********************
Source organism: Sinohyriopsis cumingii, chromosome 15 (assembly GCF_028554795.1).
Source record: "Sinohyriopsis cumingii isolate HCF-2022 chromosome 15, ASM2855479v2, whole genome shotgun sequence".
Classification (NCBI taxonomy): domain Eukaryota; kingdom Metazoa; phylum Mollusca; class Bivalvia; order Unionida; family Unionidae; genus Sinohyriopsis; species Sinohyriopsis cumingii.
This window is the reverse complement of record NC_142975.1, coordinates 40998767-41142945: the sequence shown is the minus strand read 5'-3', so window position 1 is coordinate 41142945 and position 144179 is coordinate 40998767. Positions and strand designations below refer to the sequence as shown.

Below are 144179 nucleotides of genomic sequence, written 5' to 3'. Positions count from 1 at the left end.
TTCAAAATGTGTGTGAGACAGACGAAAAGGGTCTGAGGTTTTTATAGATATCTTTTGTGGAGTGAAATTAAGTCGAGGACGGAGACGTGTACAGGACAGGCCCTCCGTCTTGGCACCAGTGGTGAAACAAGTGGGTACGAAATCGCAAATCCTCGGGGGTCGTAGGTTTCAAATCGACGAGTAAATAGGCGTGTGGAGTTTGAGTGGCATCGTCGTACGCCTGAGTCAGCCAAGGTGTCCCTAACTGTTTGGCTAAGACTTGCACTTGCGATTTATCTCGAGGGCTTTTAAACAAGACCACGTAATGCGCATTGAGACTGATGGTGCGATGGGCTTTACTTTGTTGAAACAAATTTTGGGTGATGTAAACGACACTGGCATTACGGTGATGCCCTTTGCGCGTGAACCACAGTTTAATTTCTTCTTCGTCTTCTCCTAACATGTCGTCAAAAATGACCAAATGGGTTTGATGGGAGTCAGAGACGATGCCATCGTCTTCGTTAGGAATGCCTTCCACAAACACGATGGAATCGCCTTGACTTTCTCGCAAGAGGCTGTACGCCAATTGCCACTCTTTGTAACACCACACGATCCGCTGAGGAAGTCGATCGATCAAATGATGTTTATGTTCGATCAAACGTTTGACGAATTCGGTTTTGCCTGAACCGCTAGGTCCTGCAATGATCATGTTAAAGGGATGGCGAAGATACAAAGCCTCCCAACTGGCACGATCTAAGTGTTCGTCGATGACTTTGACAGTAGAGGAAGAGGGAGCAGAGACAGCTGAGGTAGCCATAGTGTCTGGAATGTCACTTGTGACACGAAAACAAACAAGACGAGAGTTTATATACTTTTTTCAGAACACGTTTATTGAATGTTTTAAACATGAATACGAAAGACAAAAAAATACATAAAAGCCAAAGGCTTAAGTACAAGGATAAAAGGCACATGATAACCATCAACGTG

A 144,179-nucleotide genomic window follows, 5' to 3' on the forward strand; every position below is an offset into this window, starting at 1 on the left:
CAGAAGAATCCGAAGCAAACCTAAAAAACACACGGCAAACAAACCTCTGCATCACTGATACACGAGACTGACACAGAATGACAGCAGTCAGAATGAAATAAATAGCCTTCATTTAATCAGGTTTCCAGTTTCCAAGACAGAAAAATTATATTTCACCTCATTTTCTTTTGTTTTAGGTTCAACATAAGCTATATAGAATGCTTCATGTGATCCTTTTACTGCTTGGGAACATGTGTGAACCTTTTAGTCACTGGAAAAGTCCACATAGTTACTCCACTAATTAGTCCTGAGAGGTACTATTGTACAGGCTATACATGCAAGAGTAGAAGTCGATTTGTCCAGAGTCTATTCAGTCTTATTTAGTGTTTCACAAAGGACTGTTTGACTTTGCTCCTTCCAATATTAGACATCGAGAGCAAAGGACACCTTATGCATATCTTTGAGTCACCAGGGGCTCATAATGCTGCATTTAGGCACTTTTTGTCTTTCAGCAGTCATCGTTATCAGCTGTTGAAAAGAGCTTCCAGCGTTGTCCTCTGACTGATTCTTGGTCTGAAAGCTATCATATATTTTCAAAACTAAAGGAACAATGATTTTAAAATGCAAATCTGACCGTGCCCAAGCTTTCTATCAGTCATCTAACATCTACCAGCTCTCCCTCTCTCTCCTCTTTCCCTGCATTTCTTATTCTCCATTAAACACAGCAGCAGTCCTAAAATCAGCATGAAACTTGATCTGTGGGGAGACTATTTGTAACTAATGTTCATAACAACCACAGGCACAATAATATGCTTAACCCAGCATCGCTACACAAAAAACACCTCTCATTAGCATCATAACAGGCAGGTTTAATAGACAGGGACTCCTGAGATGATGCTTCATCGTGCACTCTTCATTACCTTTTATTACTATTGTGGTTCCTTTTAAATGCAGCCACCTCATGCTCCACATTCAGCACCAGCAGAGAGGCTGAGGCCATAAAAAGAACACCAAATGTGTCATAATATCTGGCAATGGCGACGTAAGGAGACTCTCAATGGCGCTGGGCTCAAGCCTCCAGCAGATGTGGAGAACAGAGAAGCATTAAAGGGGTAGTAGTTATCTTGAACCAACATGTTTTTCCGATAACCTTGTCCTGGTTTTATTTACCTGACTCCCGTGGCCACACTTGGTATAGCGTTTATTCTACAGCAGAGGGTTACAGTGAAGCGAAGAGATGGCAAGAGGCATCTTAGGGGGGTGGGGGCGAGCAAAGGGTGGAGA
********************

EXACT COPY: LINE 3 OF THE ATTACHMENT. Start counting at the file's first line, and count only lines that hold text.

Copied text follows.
Classification (NCBI taxonomy): domain Eukaryota; kingdom Metazoa; phylum Mollusca; class Bivalvia; order Unionida; family Unionidae; genus Sinohyriopsis; species Sinohyriopsis cumingii.